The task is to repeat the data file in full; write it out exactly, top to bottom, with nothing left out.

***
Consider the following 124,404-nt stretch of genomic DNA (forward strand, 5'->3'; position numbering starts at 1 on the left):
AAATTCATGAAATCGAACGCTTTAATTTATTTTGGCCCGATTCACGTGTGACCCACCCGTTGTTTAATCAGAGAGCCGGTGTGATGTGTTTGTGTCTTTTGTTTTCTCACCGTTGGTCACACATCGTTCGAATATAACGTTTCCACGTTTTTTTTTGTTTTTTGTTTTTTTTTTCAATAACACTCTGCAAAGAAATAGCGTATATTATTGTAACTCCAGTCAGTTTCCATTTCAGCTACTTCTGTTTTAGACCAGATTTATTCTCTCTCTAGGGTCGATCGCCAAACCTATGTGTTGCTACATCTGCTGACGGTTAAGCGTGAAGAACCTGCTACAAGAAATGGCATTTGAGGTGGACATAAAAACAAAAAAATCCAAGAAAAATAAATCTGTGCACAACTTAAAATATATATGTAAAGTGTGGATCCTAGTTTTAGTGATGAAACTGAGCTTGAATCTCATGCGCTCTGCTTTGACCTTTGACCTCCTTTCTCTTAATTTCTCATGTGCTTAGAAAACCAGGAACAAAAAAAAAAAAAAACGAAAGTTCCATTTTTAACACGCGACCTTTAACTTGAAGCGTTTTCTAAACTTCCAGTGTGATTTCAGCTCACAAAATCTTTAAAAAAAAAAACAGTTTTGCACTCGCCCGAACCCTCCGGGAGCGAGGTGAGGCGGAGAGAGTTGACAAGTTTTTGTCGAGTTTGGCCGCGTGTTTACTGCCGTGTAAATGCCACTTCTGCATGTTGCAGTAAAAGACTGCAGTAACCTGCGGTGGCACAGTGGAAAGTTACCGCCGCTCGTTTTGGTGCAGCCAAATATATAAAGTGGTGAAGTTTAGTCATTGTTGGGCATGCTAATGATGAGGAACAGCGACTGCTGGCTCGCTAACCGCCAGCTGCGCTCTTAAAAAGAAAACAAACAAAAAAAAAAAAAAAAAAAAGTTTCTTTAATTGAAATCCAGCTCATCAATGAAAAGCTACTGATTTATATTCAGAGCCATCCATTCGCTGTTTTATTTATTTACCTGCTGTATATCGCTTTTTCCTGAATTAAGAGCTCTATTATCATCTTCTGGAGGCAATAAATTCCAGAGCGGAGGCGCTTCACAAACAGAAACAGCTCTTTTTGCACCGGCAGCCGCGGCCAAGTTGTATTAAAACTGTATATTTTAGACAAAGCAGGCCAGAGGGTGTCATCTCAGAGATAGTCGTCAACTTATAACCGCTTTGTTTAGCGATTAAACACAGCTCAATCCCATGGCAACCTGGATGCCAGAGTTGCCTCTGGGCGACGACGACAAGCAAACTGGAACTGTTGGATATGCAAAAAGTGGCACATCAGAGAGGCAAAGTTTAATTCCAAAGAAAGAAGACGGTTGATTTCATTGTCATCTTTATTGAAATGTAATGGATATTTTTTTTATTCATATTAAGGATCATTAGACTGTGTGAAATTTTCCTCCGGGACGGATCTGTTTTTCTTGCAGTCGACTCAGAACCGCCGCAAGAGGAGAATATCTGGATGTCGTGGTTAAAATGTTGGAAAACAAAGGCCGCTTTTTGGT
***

Consider the following 124,404-nt stretch of genomic DNA (forward strand, 5'->3'; position numbering starts at 1 on the left):
AAATTCATGAAATCGAACGCTTTAATTTATTTTGGCCCGATTCACGTGTGACCCACCCGTTGTTTAATCAGAGAGCCGGTGTGATGTGTTTGTGTCTTTTGTTTTCTCACCGTTGGTCACACATCGTTCGAATATAACGTTTCCACGTTTTTTTTTGTTTTTTGTTTTTTTTTTCAATAACACTCTGCAAAGAAATAGCGTATATTATTGTAACTCCAGTCAGTTTCCATTTCAGCTACTTCTGTTTTAGACCAGATTTATTCTCTCTCTAGGGTCGATCGCCAAACCTATGTGTTGCTACATCTGCTGACGGTTAAGCGTGAAGAACCTGCTACAAGAAATGGCATTTGAGGTGGACATAAAAACAAAAAAATCCAAGAAAAATAAATCTGTGCACAACTTAAAATATATATGTAAAGTGTGGATCCTAGTTTTAGTGATGAAACTGAGCTTGAATCTCATGCGCTCTGCTTTGACCTTTGACCTCCTTTCTCTTAATTTCTCATGTGCTTAGAAAACCAGGAACAAAAAAAAAAAAAAACGAAAGTTCCATTTTTAACACGCGACCTTTAACTTGAAGCGTTTTCTAAACTTCCAGTGTGATTTCAGCTCACAAAATCTTTAAAAAAAAAAACAGTTTTGCACTCGCCCGAACCCTCCGGGAGCGAGGTGAGGCGGAGAGAGTTGACAAGTTTTTGTCGAGTTTGGCCGCGTGTTTACTGCCGTGTAAATGCCACTTCTGCATGTTGCAGTAAAAGACTGCAGTAACCTGCGGTGGCACAGTGGAAAGTTACCGCCGCTCGTTTTGGTGCAGCCAAATATATAAAGTGGTGAAGTTTAGTCATTGTTGGGCATGCTAATGATGAGGAACAGCGACTGCTGGCTCGCTAACCGCCAGCTGCGCTCTTAAAAAGAAAACAAACAAAAAAAAAAAAAAAAAAAAGTTTCTTTAATTGAAATCCAGCTCATCAATGAAAAGCTACTGATTTATATTCAGAGCCATCCATTCGCTGTTTTATTTATTTACCTGCTGTATATCGCTTTTTCCTGAATTAAGAGCTCTATTATCATCTTCTGGAGGCAATAAATTCCAGAGCGGAGGCGCTTCACAAACAGAAACAGCTCTTTTTGCACCGGCAGCCGCGGCCAAGTTGTATTAAAACTGTATATTTTAGACAAAGCAGGCCAGAGGGTGTCATCTCAGAGATAGTCGTCAACTTATAACCGCTTTGTTTAGCGATTAAACACAGCTCAATCCCATGGCAACCTGGATGCCAGAGTTGCCTCTGGGCGACGACGACAAGCAAACTGGAACTGTTGGATATGCAAAAAGTGGCACATCAGAGAGGCAAAGTTTAATTCCAAAGAAAGAAGACGGTTGATTTCATTGTCATCTTTATTGAAATGTAATGGATATTTTTTTTATTCATATTAAGGATCATTAGACTGTGTGAAATTTTCCTCCGGGACGGATCTGTTTTTCTTGCAGTCGACTCAGAACCGCCGCAAGAGGAGAATATCTGGATGTCGTGGTTAAAATGTTGGAAAACAAAGGCCGCTTTTTGGT